Another milestone in our journey – TimberFest Festival

I have been wanting to write about TimberFest for a while. Not to review it as such, although I do it a bit, but because going to a festival is really hard for us and part of our grief journey. This post is harder to write because it is Camp Bestival this weekend, and in fact one of my friends just texted to tell me she was there right now. The text was that little nudge to press publish on this post.

Since Leo’s passing, there are places we cannot go to again, or cannot see ourselves going back to, as there are way too memories. Leo’s life was very short, of course. But, at the time, in the post natal depression state I was in, I had been on a quest to show that I could do it all with a baby and a 2 yo – and that I still have a life, and was still me. And we ended up flying to Paris for a weekend, went to my parents for Christmas when he was 4 weeks old (yes we got him his British passport very quickly), as well as driving to Camp Bestival for a weekend. I do not really go to festivals, Marc does, but I was in a zone to do it all whether it was me or not. In a way I am glad I was in that phase because he experienced a lot in a very short period of time. And still it was 10 months, so I can only imagine how painful it is for couples who lost their partners, or for Mums and Dads who have lost older children.

Anyway there is no way I am going back to Camp Bestival. The only picture of Leo used in the newspapers following the inquest is him at Camp Bestival. So it is totally out of the question. Paris stays out the question for the time being with the family, I went on my own for work – a totally different mindset. But I know I am going to have to get over it at some point. I feel the kids need to know a bit more about the capital of France, rather than just see it on TV.

And for a long time, festivals were out of the question, even though as I breastfed Louise much longer than the boys it would have been much easier to go when she was a baby. I felt I was going to tempt fate, and recreate a pattern with the inevitable conclusion and she would leave me too. I can see how crazy it sounds, but this is how I think sometimes. This year, through writing this blog, creating a more natural lifestyle at home, I decided that we could maybe consider go to a festival. The set up would be very different. We would only go for one day, stay in an airbnb – not a tent, and go nowhere near Devon. I think I heard of TimberFest through theCreative Countryside instagram.And I booked our tickets then and there.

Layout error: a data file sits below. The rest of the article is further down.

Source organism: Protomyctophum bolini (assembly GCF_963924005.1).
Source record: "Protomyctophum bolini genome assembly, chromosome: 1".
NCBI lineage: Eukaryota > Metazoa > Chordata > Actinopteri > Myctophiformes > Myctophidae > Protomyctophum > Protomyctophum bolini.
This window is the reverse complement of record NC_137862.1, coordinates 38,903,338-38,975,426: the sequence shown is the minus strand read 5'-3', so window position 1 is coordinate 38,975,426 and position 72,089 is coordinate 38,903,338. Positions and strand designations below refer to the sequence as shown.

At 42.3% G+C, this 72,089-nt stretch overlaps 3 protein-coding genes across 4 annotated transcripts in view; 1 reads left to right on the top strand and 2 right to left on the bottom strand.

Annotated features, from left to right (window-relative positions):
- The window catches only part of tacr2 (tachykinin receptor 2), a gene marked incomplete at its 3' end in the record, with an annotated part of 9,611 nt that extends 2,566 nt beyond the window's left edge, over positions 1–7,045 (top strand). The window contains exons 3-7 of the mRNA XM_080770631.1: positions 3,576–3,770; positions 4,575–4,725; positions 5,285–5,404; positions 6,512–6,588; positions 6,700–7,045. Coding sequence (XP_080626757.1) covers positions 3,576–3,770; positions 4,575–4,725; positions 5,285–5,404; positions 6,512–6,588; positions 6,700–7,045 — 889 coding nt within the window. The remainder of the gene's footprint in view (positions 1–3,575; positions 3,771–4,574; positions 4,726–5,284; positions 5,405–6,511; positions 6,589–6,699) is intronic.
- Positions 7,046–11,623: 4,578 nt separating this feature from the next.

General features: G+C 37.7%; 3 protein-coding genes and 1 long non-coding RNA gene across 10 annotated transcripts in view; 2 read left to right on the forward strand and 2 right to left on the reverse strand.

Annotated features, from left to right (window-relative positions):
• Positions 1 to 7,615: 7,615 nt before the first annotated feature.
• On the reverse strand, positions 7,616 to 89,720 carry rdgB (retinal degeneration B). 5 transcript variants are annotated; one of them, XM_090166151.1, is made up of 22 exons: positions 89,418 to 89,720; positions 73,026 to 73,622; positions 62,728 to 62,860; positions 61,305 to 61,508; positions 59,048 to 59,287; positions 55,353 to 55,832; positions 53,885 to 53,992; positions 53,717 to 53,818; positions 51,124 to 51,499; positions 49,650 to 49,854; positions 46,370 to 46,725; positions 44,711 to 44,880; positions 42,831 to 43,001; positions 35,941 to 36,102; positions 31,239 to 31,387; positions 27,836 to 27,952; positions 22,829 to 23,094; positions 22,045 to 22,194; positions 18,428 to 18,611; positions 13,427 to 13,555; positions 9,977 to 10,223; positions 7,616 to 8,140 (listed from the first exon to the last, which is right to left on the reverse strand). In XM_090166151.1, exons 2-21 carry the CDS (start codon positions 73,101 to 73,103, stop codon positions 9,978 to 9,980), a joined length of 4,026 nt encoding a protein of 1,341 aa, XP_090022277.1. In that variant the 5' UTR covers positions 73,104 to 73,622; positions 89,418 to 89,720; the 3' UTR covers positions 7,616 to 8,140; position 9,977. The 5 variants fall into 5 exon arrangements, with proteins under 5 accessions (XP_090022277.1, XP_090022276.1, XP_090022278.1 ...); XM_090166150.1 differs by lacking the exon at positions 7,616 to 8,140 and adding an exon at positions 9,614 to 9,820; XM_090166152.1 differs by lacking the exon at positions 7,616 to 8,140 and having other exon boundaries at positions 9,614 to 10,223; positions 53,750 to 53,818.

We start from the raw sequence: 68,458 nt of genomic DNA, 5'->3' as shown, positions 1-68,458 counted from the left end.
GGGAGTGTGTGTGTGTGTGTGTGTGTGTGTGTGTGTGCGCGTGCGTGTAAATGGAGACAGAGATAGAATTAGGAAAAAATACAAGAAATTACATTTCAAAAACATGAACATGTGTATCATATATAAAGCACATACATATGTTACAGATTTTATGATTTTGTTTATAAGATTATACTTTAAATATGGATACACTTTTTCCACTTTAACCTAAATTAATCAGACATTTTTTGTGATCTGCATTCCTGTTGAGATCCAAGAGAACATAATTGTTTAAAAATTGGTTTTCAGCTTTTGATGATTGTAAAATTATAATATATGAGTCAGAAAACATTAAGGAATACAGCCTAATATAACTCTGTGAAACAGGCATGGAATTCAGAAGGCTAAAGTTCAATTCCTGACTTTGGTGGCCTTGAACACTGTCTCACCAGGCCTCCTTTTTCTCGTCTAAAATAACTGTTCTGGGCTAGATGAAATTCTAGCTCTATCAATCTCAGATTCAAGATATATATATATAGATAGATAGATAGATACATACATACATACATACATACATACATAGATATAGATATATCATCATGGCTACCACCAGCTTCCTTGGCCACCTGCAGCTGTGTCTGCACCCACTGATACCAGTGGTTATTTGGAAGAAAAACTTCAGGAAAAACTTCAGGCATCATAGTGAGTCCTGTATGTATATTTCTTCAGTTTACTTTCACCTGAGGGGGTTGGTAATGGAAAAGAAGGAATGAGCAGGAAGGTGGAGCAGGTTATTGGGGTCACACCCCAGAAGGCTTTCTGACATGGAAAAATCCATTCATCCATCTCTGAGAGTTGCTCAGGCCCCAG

TimberFest is a very low key festival, nowhere near as successful as Camp Bestival. It is very new. Which means, that, yes, it is more affordable for a family of 4. The way they present it, the words they use, totally ticked all my boxes ..

Gather round all nature lovers, day dreamers, big thinkers. Step into an incredible weekend festival of debate, celebration and reflection in the National Forest. Timber invites you to stand up and be counted as we rethink our relationship with trees and forests.

Join new thinkers as they challenge us to re-examine our relationship with the world. Gather with artists, musicians and writers, as they respond and react to the forest in bold and exhilarating ways. Activists and makers will invite you to join them in a joyous celebration of nature. The rebels and the unexpected from the worlds of music, art, performance and wellbeing will play, provoke and inspire as we change the world.

So come on in, unplug, walk into the trees and fall under Timber’s spell. Recharge under the leaves. It’s good for the soul.